A patent application must be filed within one year of your first public disclosure in the U.S., and before any public disclosure if you plan to file in other countries.
As an entrepreneur, there are many places to put your time and money. If you decide to file a patent application, when is the best time to do it?
You may have heard that you have a year to file your patent application, which is true in the U.S., but the patent rules on timing are different for the U.S. than for other countries. In the U.S., you have a year from the date of the first public disclosure, meaning the first time you told anyone about your idea, to file your patent application. The rules vary in other countries, but many require that you file the patent application before you tell anyone about your idea, or they have shorter time periods than a year. Therefore, if you want patent protection in the U.S. only, you can wait a year to file your patent application after your first public disclosure. If you think you may want protection in other countries, you need to file your patent application before you publicly disclose the idea to anyone else. Filing your patent application in the U.S. counts for other countries too, so even if you file only in the U.S. before publicly disclosing your idea you will have preserved your right to file globally.
What if I need to tell someone, like a prototyper, about my idea before I file the patent application? You can do that if you have them sign a non-disclosure agreement. The patent filing date rules pertain to public disclosures. If you have someone sign a non-disclosure, or secrecy, agreement, then any discussions you have about your project don’t count as public disclosures and you retain your patent rights. If you hire a patent attorney to draft and file your patent application, you can discuss the idea and be covered by attorney client privilege, so those conversations are not considered public disclosures either.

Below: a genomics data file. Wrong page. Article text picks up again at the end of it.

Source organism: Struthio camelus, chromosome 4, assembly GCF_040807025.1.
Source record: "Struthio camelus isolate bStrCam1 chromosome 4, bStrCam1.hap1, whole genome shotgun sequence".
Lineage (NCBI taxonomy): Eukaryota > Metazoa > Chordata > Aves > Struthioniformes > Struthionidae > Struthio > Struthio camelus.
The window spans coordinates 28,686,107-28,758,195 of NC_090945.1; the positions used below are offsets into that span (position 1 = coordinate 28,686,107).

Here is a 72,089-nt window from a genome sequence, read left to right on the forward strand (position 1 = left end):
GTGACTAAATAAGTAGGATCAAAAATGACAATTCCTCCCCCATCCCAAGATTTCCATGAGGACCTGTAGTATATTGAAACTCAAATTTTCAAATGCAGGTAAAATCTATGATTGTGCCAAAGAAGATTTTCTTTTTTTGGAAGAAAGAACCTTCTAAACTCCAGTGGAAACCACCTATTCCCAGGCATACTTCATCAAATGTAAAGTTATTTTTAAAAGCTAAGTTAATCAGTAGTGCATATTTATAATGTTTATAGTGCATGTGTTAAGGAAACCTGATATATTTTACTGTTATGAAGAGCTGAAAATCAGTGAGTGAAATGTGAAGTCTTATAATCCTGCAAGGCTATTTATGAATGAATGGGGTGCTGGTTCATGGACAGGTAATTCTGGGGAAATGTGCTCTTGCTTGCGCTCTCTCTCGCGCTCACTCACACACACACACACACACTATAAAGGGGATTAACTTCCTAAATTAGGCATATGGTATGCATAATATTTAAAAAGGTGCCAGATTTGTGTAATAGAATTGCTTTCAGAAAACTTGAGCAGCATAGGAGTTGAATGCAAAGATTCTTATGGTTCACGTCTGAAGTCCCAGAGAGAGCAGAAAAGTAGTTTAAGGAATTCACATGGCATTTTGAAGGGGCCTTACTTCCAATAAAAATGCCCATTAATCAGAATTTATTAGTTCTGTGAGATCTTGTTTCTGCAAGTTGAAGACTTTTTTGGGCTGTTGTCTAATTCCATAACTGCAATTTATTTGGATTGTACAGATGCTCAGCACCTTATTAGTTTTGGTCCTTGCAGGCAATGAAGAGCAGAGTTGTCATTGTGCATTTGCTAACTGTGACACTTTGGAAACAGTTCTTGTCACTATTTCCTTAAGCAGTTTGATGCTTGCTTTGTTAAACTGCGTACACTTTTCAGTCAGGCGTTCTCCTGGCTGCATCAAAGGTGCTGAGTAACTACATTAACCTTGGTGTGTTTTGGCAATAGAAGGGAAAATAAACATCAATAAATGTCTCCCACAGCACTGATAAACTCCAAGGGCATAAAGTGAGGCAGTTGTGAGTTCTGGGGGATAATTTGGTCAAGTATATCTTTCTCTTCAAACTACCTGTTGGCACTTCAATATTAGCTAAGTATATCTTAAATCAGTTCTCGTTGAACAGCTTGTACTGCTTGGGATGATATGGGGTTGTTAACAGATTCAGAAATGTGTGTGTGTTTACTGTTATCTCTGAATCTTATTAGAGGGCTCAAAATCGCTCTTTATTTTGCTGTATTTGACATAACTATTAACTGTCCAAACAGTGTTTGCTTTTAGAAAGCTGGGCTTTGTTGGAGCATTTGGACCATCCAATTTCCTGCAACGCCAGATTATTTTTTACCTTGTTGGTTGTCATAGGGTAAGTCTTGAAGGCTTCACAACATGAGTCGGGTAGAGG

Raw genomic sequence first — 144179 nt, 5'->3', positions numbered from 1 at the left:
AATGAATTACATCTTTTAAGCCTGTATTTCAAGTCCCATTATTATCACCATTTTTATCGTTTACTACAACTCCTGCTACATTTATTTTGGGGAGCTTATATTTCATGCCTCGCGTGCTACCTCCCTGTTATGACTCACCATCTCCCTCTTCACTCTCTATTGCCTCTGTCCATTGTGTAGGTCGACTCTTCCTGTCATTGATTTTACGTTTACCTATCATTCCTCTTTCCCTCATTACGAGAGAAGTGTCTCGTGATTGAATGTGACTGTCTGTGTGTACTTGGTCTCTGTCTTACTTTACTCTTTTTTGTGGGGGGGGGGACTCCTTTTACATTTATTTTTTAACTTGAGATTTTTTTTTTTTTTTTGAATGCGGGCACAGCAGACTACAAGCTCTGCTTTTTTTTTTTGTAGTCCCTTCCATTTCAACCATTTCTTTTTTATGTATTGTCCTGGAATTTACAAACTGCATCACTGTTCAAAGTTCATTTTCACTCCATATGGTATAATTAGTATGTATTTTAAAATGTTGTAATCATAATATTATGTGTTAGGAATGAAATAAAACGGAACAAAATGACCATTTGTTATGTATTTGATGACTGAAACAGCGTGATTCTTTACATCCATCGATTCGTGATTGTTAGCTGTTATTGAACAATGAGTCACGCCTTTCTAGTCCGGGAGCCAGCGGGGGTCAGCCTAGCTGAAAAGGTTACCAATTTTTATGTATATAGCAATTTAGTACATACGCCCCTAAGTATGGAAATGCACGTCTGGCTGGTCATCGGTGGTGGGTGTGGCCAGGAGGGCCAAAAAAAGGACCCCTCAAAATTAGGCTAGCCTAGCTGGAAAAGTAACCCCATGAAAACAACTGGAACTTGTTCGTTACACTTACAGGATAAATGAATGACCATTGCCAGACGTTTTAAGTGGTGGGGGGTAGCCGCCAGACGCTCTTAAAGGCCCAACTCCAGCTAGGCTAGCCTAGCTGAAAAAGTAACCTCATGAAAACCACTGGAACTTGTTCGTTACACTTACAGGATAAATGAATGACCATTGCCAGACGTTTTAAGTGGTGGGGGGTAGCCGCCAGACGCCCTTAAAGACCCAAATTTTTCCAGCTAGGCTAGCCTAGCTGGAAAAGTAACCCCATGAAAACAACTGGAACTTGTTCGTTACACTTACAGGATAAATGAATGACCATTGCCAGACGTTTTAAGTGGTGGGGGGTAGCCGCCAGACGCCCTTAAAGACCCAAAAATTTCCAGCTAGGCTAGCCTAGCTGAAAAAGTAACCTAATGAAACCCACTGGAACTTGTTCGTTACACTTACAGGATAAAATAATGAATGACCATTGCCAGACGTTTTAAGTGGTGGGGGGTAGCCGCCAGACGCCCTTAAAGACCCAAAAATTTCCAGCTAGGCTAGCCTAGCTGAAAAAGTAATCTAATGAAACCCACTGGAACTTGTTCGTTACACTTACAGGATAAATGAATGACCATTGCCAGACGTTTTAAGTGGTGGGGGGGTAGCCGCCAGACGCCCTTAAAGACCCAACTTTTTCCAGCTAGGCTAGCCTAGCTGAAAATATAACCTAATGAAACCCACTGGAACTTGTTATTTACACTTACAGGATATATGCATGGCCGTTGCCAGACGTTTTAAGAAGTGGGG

Before you get that far in the process, though, at Gearhart Law, when an entrepreneur or inventor wants to patent an idea, we suggest a patent search first. When we conduct a patent search, we look for any patents or published patent applications world-wide. Why world-wide? Because any patent anywhere that describes your idea can prevent you from getting a patent on it, even if you just want to patent it in the U.S. When we submit your patent application to the USPTO, the United States Patent and Trademark Office, the patent examiners there look at all patents and applications world-wide and use the content in them to challenge your application.
If the patent search is successful and we think you have a good chance of getting your patent application accepted, the search also gives us an idea of what other patents and applications (called prior art) the USPTO examiner will be using to challenge your application, and we can write arguments in the application that show how your idea is novel compared to the prior art.